Carey was first elected in 1991 in elections overseen by a federal judge as the result of a racketeering case against former union leaders. The reform group Teamsters for a Democratic Union (TDU), founded in the mid-1970s, was key component in the Carey coalition.

While Carey at times sought to reach an understanding with more moderate elements of the old guard, he nevertheless oversaw sweeping changes to the union, including the removal of dozens of corrupt union officials and the creation of a national field staff focused on increasing union activism.

The revived Teamsters showed they were ready to fight at UPS in 1994, when Carey called a national safety strike after UPS management unilaterally raised the limit on the weight that package car drivers were expected to lift without assistance.

In its first contract negotiated with the Carey leadership, UPS was forced to back off demands for deep concessions, but didn't budge on the union's demands for raises and the creation of full-time jobs for part-timers.

It soon became clear that a confrontation between the Teamsters and UPS was coming. A booming economy and dropping unemployment rate had given organized labor its best leverage in decades--an opportunity to reverse the trend of shattering defeats in mid-1990s strikes and lockouts at Caterpillar, food processor A.E. Staley and Bridgestone/Firestone.

And the highly profitable UPS--which moved freight equivalent to 6 percent of the U.S. gross domestic product--could easily afford to meet the Teamsters' demands.

The leadership change in the Teamsters helped set the stage for a shift in the AFL-CIO leadership in 1995. Factions behind the liberal John Sweeney pushed aside a conservative establishment. Sweeney's "New Voices" group didn't break from the traditional labor-management partnership model of U.S. labor leaders, but he did promise to challenge "unfair" corporations.

A year later, Carey was re-elected president of the Teamsters just seven months before the expiration of the UPS Teamsters contract. Standing up to Big Brown, as the company was known, had been a key part of Carey's re-election effort.

But UPS CEO Jim Kelly was just as determined to prevail over the union. As Joe Allen points out in his book The Package King: A Rank and File History of United Parcel Service, UPS was transforming itself from a privately owned, low-profile freight operation into a public corporation and global logistics giant. The upstart Teamsters leadership had to be taught a lesson.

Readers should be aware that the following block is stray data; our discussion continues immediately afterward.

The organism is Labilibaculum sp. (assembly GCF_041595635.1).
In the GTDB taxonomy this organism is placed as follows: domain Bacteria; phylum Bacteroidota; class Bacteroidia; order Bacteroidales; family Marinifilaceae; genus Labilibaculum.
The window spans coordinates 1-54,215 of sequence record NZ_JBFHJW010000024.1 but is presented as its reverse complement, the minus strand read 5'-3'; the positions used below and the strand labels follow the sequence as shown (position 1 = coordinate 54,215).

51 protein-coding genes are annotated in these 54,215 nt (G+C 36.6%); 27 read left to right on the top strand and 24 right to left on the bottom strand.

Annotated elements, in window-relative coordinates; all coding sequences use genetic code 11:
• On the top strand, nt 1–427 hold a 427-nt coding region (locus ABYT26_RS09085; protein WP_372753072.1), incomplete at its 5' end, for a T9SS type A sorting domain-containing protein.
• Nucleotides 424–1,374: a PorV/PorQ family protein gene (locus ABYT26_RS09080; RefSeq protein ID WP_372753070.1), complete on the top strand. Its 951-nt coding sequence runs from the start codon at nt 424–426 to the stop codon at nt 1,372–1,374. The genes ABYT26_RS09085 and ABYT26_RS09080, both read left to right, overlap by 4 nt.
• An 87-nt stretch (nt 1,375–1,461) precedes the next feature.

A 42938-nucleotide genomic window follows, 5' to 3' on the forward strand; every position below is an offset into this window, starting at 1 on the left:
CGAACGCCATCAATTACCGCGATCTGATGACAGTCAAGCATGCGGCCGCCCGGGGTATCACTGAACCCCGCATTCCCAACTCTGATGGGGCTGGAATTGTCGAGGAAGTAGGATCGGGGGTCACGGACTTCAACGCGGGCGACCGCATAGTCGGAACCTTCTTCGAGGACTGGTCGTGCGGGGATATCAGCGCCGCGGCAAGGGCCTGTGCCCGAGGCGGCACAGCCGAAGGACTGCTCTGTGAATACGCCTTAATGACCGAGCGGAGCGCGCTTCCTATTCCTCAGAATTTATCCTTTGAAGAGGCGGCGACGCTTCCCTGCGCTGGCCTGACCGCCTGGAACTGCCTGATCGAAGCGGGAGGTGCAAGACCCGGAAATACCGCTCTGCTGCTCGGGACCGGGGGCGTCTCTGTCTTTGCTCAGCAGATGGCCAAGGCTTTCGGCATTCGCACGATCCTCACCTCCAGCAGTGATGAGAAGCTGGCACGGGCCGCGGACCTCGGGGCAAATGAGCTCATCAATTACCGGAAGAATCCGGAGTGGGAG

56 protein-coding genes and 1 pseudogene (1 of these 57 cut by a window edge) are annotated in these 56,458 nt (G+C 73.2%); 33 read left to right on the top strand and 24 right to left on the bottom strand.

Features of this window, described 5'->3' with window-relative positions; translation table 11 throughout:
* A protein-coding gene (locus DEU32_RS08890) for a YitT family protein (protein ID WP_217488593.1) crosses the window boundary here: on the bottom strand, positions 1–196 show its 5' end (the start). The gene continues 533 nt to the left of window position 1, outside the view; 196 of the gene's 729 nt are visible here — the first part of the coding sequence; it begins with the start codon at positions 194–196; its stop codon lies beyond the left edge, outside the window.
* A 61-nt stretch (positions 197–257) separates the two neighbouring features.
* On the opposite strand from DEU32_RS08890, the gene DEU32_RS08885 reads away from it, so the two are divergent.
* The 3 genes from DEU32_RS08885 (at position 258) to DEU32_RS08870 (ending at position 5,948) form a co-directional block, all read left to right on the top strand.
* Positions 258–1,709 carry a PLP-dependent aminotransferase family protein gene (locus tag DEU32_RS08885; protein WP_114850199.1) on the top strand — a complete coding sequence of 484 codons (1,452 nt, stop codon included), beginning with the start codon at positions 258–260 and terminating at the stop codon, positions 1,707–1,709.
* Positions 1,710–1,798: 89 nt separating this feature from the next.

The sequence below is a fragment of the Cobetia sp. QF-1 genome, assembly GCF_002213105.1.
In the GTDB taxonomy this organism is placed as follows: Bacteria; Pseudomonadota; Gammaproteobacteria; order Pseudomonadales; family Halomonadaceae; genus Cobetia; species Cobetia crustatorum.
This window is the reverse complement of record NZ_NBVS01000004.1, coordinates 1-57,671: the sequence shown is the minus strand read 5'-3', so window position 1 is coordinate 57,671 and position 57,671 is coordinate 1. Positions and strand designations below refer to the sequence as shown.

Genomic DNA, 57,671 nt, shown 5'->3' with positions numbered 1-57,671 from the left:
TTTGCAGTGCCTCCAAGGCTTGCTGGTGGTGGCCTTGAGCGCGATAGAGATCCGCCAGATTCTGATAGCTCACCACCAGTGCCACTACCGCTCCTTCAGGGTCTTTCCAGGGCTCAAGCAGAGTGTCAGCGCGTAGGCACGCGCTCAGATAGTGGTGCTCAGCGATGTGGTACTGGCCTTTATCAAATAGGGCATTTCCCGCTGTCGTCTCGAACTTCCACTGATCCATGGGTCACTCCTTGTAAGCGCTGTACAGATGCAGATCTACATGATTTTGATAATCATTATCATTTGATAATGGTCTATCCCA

A confrontation was inevitable.

LABOR ACTIVISTS and the left understood that the looming battle at UPS carried huge implications for the entire labor movement. It would be a test of whether the more militant rhetoric of the U.S. labor leadership could be turned into action. Whatever the actual intentions of the new union leadership, their change in tone reflected a shift in consciousness in the union rank and file.

The union leaders' tilt to the left made it easier for the Teamsters to mount a contract campaign at UPS. The effort was initiated by the union's field staff of experienced militants, who often worked with non-Teamster labor activists and socialists who organized alongside shop-floor activists to prepare for a strike, even when local union leaders failed to do so.

The International Socialist Organization (ISO)--which was considerably smaller than it is today--threw itself into that effort.

For the ISO, organizing at UPS was, in fact, a revival of work begun two decades earlier with the formation of UPSurge, a network of hundreds of rank-and-file militants at UPS that was the driving force behind two regional strikes over contracts, as well as several wildcat actions.

That work didn't survive the difficult years of labor's retreat in the 1980s. But as the 1997 contract approached, ISO members sold Socialist Worker outside UPS hubs in cities across the U.S. The paper featured analysis of the company and its greed, interviews with UPS workers, and exposure of the crimes--literally--of the Teamsters' old guard officials.

A special supplement on the UPS contract fight included interviews with veteran militants like Vince Meredith, a retired Louisville, Kentucky, driver who had been a central figure in UPSurge. Pete Camarata, a longtime leader of TDU and former ISO member, shared his analysis of Teamster politics in that issue.

Debates about contract demands were reflected in the pages of SW--particularly the issues facing part-timers, who represented 60 percent of Teamsters UPS members, but who were often neglected, even in reform locals.

The August 1, 1997 issue of Socialist Worker reported on the huge votes to authorize a strike--95 percent overall, including 1,000 to 10 in a Minnesota local.

An SW contributor in Seattle sent in a quote from a Teamsters Local 174 business agent, Tom Bernard, that captured the mood: "This company is totally out of control. It's capitalism gone berserk. We're tired of being marginalized, minimized and just insulted. They will bargain with us or face the consequences of our collective power."

The August 15 issue of SW--when the outcome was far from certain--carried an editorial arguing for mass pickets and other militant tactics to turn widespread support for the strike into action: